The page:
(CNN) -- As celebrities walk down the Oscar red carpet Sunday in front of the Dolby Theatre just ahead of the 86th Academy Awards, they may want to ponder time, space and con artistry.
The best picture front-runners express aspects of all three. "12 Years a Slave" is a searing look at a tragic era in America's past, about a free man taken into Deep South slavery in the 1840s. "Gravity" is set in outer space, where an astronaut comes to terms with herself.
And the third favorite, "American Hustle," is a loose, laugh-filled look at a pair of shifty professionals and their involvement with a political scandal.
"Hustle" and "Gravity" led all films with 10 nominations each, and "12 Years" received nine.
Other films up for best picture are "The Wolf of Wall Street," "Captain Phillips," "Philomena," "Dallas Buyers Club," "Her" and "Nebraska."
But there are several stories to follow as the 2014 Oscars approach -- including a number of firsts if either "12 Years" or "Gravity" take a pair of big prizes.
If Steve McQueen wins best director for "12 Years," he'll be the first black director to win the Oscar. "Gravity's" Alfonso Cuaron would be the first Latino director to do the same. "Gravity" would be the first science-fiction film to become best picture.
"History will be made either way," says awards watcher Clayton Davis of AwardsCircuit.com.
Jennifer Lawrence, who won best actress last year for "Silver Linings Playbook," could become the first person to win consecutive acting Oscars in different categories. She's up for best supporting actress this year. Meryl Streep, who's nominated for her record 18th acting Oscar, could win her fourth -- tying Katharine Hepburn for the most wins by a performer.
Even Brad Pitt could win an Oscar. He's one of the producers of "12 Years a Slave."
Still, the main attraction of the 2014 Oscars isn't so much the winners. It's the event -- a showbiz extravaganza once described by Johnny Carson as "two hours of sparkling entertainment spread over a four-hour show."
Among this year's segments is a tribute to the 1939 film "The Wizard of Oz," which is celebrating its 75th anniversary this year. CNN's Piers Morgan talked with the children of "Oz" star Judy Garland -- Liza Minnelli, Lorna Luft and Joey Luft -- on the red carpet.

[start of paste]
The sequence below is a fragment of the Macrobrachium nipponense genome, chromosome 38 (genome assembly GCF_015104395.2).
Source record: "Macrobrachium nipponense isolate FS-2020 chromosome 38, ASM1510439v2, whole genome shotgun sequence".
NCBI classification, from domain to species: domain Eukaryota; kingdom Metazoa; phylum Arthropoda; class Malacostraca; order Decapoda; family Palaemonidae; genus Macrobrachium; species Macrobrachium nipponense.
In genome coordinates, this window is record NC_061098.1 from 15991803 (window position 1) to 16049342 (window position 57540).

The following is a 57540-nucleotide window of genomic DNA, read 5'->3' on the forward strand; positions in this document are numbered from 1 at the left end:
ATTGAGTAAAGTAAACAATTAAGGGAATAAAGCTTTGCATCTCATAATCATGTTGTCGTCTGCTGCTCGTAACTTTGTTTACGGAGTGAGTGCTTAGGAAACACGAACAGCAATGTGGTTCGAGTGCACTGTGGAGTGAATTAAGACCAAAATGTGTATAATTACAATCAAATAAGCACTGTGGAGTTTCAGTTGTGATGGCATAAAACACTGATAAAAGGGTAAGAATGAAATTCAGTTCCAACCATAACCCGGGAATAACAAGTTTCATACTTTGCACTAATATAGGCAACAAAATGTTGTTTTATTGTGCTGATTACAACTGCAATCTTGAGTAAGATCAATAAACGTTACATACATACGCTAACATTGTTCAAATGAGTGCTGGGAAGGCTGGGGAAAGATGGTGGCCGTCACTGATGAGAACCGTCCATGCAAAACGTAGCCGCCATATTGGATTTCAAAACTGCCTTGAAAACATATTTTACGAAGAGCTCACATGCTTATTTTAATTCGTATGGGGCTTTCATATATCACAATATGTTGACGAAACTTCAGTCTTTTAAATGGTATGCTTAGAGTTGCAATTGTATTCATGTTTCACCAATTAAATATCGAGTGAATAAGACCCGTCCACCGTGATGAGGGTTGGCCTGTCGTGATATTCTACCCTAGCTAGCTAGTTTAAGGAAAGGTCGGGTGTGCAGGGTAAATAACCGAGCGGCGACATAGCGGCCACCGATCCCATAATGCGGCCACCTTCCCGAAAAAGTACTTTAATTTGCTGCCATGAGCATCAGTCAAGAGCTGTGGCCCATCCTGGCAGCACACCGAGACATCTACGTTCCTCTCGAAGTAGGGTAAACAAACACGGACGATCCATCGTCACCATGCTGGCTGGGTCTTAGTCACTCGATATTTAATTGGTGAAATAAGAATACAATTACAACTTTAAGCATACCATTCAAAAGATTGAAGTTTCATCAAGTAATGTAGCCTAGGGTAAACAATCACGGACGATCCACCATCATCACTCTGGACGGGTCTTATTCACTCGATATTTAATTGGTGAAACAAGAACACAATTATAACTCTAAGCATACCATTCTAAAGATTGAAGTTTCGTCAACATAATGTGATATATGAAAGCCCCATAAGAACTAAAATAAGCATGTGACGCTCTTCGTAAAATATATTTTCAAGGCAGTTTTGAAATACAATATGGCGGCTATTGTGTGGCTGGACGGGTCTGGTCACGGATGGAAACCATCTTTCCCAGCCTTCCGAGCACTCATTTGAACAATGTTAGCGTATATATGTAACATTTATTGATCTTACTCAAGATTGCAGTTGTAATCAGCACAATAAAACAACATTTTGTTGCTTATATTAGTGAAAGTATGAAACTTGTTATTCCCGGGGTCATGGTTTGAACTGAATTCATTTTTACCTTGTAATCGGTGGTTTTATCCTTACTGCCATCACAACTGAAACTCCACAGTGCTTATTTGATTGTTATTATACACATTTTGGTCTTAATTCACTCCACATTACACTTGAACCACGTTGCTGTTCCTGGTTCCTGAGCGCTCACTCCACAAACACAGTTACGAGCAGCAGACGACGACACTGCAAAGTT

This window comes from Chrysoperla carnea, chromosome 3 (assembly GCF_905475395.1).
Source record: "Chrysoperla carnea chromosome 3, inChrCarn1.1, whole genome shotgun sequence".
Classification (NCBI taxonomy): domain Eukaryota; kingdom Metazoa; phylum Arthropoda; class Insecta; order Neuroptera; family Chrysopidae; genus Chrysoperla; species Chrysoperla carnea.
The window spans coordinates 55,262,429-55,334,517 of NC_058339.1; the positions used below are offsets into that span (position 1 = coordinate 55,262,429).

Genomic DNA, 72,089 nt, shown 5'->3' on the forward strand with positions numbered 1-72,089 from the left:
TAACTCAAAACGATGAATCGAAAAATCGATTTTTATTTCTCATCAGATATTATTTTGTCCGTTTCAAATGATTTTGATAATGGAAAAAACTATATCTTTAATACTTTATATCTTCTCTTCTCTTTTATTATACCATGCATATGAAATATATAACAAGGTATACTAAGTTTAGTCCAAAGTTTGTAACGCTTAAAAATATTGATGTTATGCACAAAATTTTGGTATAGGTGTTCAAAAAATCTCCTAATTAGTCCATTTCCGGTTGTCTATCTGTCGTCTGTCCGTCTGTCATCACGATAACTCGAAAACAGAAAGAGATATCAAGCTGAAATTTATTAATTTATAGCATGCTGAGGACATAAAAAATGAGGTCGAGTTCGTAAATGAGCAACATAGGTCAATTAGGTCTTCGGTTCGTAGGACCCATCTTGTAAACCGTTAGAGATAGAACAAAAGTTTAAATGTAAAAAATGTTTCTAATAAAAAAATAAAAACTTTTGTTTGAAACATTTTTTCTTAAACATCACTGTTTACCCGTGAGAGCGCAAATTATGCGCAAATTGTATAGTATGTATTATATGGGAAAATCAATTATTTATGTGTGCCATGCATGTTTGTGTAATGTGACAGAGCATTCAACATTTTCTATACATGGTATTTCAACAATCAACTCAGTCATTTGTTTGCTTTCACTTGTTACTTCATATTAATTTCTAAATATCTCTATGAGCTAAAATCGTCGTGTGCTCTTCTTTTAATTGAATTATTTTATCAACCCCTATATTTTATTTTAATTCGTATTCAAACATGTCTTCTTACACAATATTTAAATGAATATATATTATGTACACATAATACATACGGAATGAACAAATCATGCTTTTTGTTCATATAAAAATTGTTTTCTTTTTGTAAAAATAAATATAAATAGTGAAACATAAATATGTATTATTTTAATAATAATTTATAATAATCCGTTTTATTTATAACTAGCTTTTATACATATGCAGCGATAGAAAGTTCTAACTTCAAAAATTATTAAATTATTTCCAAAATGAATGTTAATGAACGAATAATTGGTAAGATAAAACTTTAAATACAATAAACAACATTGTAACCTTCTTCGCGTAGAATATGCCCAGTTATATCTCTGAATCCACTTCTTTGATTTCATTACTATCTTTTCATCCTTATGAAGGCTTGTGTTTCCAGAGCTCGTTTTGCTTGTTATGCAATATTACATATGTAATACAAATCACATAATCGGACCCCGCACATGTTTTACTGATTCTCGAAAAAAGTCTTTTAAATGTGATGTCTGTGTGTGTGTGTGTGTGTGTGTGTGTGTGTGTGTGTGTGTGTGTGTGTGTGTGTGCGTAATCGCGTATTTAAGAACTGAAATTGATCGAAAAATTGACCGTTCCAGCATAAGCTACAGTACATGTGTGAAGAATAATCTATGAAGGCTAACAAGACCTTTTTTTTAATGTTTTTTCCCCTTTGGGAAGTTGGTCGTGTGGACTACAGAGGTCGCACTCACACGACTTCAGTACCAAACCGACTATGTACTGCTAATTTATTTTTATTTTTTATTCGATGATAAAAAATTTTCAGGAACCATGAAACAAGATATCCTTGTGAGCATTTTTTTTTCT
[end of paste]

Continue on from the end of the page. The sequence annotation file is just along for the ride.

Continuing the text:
Asked who was the best singer in the family, Minnelli -- an Oscar winner for "Cabaret" -- responded quickly.
"Mama, we all know that," she said.
This year's host is comedian Ellen DeGeneres, known for her chipper banter and way with a joke. She'll have plenty of targets.
"It has lately turned into something that's a little more about the clothes than the performances, and I will comment on that," she told The New York Times.
Ah, yes. "Who are you wearing?" It may not be Bjork's swan dress or Sharon Stone's Gap turtleneck, but somebody will likely attract attention for an outfit that's a little out of the ordinary.
This year there's an extra challenge: the weather. The Los Angeles area has been hit by thunderstorms over the last few days, though as of midafternoon Pacific time, the sun was out and the precipitation had passed. Still, it may be a little damp as the stars make their way inside.
And despite all the handicapping, all the predictions, all the chatter and arguing and folderol, right now only two people know the winners: PricewaterhouseCoopers' Rick Rosas and Brian Cullinan, who have spent the last few days supervising the counting of the ballots. They'll be backstage handing the envelopes to the presenters -- and their lips are sealed.
And nobody will change that, Rosas says.
"Not even the head of the academy knows," he says.
The 86th Academy Awards are scheduled to begin at 8:30 p.m. ET Sunday. The show airs from Hollywood's Dolby Theatre.